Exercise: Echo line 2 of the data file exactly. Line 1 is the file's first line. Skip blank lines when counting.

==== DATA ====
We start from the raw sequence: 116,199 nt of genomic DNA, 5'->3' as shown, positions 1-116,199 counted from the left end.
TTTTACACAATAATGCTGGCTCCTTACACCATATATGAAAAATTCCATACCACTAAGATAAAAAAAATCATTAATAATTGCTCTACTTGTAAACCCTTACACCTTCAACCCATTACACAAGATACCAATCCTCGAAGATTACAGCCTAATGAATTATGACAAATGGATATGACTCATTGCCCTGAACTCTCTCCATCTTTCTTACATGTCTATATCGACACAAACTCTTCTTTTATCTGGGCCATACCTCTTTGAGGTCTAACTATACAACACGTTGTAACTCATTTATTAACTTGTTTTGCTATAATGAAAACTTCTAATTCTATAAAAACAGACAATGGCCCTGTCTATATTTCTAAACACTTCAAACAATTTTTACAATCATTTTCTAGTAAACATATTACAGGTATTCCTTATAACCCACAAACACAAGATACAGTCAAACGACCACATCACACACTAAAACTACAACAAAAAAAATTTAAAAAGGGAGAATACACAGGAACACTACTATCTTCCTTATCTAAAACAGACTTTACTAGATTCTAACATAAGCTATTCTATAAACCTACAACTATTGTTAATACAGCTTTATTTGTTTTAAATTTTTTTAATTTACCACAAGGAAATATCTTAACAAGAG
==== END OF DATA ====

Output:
TTTTACACAATAATGCTGGCTCCTTACACCATATATGAAAAATTCCATACCACTAAGATAAAAAAAATCATTAATAATTGCTCTACTTGTAAACCCTTACACCTTCAACCCATTACACAAGATACCAATCCTCGAAGATTACAGCCTAATGAATTATGACAAATGGATATGACTCATTGCCCTGAACTCTCTCCATCTTTCTTACATGTCTATATCGACACAAACTCTTCTTTTATCTGGGCCATACCTCTTTGAGGTCTAACTATACAACACGTTGTAACTCATTTATTAACTTGTTTTGCTATAATGAAAACTTCTAATTCTATAAAAACAGACAATGGCCCTGTCTATATTTCTAAACACTTCAAACAATTTTTACAATCATTTTCTAGTAAACATATTACAGGTATTCCTTATAACCCACAAACACAAGATACAGTCAAACGACCACATCACACACTAAAACTACAACAAAAAAAATTTAAAAAGGGAGAATACACAGGAACACTACTATCTTCCTTATCTAAAACAGACTTTACTAGATTCTAACATAAGCTATTCTATAAACCTACAACTATTGTTAATACAGCTTTATTTGTTTTAAATTTTTTTAATTTACCACAAGGAAATATCTTAACAAGAG